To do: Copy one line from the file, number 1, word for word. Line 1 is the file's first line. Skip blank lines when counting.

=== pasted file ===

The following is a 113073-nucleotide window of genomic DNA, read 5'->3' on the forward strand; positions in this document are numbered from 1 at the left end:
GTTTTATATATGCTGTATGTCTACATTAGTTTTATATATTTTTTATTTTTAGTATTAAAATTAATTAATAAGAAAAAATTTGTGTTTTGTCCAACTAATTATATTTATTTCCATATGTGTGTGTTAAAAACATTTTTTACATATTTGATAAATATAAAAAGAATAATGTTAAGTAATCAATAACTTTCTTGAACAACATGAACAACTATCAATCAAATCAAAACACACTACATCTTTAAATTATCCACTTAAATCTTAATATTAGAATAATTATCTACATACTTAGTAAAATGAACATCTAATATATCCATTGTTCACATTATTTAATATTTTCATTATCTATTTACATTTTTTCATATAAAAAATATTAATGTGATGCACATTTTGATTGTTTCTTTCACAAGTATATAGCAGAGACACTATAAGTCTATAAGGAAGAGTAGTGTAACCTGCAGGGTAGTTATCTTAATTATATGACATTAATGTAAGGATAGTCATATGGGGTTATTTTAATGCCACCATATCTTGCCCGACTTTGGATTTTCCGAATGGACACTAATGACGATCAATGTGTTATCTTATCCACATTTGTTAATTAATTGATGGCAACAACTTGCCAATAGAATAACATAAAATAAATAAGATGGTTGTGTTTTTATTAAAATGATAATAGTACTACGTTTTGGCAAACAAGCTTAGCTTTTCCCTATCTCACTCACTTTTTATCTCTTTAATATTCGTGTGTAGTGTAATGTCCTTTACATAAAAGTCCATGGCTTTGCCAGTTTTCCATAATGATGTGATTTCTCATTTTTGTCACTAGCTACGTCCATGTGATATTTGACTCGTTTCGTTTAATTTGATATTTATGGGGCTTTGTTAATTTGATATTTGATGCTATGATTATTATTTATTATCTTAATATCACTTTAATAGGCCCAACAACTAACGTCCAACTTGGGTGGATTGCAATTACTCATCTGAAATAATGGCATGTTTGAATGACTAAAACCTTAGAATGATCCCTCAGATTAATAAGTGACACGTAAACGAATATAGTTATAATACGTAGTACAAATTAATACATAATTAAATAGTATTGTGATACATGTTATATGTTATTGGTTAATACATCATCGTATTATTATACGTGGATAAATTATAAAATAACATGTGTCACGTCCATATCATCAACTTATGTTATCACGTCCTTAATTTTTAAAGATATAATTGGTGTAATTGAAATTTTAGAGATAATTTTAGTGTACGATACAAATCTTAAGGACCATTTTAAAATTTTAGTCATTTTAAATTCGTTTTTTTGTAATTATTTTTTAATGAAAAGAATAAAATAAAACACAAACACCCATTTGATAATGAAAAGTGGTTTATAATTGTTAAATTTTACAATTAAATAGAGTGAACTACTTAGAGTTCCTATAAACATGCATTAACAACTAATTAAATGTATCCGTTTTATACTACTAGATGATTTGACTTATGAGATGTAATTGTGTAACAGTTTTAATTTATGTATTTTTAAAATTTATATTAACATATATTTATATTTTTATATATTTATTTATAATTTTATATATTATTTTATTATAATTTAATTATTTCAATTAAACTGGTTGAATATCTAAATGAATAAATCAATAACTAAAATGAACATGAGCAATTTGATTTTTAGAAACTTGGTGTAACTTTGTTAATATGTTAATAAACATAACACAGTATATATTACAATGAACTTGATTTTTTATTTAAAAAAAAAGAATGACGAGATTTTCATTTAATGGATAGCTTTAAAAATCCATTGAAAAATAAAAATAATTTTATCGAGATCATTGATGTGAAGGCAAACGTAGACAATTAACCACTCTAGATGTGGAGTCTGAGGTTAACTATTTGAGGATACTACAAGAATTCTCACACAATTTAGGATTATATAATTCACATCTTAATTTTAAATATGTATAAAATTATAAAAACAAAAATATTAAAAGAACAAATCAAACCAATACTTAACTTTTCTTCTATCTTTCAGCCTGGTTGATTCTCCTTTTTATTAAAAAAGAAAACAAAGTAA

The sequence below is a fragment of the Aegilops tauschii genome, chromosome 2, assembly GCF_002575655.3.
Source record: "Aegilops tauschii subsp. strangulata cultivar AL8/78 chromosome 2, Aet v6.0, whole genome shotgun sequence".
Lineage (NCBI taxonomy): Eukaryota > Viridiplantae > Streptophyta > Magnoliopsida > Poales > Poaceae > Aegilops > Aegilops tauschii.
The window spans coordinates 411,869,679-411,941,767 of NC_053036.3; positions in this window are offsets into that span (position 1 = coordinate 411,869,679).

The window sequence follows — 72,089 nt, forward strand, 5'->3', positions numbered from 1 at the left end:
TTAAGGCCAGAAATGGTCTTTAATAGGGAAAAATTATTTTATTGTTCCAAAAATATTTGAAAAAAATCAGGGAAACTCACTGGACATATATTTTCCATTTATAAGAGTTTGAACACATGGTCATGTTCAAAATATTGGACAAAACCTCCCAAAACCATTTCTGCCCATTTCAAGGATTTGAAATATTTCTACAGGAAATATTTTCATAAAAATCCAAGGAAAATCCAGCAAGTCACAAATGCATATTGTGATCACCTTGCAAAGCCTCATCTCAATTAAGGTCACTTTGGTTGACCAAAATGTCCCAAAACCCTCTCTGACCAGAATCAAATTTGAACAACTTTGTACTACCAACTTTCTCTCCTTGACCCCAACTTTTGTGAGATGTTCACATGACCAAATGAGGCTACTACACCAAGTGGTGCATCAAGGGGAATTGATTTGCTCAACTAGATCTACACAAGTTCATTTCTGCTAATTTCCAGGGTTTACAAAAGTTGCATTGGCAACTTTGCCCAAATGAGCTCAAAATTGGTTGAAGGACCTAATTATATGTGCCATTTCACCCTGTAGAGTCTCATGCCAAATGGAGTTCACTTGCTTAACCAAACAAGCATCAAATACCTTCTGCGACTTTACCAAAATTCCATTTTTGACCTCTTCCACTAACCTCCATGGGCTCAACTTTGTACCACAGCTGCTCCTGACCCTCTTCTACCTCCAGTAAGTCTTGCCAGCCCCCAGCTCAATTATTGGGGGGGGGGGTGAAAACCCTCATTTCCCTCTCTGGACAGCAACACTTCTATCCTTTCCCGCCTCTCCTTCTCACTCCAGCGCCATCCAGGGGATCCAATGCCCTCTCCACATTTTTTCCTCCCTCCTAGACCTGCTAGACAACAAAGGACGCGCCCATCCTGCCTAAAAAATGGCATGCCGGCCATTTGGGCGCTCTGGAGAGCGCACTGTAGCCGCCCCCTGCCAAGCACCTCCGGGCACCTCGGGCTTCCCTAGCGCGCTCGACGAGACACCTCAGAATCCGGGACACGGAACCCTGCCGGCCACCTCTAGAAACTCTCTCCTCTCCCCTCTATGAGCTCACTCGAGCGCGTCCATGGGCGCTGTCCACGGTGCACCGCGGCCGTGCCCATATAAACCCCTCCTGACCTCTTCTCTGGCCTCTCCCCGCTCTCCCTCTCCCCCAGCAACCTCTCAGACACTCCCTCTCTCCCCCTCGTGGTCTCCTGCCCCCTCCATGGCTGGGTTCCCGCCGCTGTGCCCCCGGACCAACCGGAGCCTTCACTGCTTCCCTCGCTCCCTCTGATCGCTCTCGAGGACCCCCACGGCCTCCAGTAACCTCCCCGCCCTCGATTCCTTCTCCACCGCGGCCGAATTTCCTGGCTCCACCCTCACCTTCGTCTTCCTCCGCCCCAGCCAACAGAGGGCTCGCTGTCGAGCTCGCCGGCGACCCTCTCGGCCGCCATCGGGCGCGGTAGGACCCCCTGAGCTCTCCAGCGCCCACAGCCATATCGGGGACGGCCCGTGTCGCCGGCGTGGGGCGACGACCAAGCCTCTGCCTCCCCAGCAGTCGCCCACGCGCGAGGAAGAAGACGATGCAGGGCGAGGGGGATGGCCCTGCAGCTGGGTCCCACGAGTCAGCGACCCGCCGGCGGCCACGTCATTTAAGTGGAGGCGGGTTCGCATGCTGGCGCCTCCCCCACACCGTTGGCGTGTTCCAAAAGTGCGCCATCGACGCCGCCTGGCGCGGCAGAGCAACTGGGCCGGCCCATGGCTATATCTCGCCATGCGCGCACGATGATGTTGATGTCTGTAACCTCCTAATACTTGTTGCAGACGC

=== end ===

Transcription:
The following is a 113073-nucleotide window of genomic DNA, read 5'->3' on the forward strand; positions in this document are numbered from 1 at the left end: